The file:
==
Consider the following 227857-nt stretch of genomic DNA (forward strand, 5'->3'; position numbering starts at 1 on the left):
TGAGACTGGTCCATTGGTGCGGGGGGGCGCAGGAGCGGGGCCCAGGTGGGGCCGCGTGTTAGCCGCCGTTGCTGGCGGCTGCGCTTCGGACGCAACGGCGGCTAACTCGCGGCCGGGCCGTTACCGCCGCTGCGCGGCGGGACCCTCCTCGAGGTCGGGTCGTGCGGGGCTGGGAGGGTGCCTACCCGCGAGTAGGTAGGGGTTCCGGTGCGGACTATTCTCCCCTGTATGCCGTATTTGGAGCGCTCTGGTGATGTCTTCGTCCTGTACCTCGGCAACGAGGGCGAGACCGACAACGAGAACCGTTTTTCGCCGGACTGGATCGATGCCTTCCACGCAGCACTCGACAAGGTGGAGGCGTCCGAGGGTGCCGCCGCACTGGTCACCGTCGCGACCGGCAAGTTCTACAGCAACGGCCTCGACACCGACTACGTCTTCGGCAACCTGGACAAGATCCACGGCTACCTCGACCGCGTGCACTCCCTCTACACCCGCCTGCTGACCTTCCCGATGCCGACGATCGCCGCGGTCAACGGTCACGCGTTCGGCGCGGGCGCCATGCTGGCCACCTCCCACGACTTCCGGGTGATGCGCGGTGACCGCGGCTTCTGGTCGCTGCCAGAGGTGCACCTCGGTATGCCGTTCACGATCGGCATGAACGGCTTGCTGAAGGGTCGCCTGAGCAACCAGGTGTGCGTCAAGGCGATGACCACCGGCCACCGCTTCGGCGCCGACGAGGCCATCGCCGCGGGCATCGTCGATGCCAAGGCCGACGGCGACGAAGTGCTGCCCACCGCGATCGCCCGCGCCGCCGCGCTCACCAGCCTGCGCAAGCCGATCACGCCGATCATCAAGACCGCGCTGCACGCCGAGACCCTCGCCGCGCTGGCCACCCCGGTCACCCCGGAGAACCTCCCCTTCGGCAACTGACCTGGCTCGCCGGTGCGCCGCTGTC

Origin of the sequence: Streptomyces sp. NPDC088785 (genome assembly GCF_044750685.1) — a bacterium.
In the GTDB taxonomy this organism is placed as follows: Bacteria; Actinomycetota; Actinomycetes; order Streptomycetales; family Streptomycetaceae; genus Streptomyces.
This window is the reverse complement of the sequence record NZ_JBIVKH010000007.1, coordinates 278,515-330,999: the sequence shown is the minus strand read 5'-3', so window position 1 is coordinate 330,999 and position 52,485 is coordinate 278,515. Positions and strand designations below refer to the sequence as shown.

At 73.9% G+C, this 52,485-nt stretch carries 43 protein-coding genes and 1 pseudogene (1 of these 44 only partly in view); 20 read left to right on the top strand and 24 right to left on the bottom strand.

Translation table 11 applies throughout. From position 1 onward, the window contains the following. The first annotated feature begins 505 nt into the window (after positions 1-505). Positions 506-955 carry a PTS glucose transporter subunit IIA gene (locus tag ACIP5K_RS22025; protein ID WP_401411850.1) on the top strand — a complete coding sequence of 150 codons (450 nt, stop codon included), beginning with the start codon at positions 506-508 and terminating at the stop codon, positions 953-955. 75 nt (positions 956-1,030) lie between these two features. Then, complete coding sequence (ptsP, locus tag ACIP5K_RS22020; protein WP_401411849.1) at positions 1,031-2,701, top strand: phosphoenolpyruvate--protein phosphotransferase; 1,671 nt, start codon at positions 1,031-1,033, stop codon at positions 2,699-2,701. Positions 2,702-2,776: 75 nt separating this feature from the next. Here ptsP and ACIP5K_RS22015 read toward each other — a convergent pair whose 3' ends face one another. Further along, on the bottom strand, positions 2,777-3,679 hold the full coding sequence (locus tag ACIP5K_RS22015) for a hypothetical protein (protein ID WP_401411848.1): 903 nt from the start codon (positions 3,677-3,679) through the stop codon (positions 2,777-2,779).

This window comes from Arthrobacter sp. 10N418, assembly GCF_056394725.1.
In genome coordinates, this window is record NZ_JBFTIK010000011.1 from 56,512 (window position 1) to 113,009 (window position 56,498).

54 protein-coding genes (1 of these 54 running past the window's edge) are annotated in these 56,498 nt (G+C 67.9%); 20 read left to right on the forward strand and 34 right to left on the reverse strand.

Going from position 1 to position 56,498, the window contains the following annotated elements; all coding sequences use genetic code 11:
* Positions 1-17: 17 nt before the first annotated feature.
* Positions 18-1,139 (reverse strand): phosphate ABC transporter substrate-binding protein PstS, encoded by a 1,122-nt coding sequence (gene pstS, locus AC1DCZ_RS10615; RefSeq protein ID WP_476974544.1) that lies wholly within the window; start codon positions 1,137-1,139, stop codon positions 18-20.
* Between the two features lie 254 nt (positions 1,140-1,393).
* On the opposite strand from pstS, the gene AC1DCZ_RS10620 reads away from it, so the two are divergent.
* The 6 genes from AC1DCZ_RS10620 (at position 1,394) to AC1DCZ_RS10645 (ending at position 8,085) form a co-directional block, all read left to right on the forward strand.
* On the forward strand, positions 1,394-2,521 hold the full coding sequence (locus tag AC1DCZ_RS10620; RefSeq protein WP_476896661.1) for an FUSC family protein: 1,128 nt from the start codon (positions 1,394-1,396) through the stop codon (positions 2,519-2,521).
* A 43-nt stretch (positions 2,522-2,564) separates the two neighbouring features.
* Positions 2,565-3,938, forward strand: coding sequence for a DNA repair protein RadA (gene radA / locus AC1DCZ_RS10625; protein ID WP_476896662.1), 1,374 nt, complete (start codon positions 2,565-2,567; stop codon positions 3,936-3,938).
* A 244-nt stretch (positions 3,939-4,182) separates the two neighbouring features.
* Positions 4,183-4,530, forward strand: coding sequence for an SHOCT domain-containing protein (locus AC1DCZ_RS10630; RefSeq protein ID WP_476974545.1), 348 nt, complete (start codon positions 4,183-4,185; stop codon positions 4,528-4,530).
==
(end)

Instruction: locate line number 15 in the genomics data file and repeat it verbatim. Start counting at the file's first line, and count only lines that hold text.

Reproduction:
* On the opposite strand from pstS, the gene AC1DCZ_RS10620 reads away from it, so the two are divergent.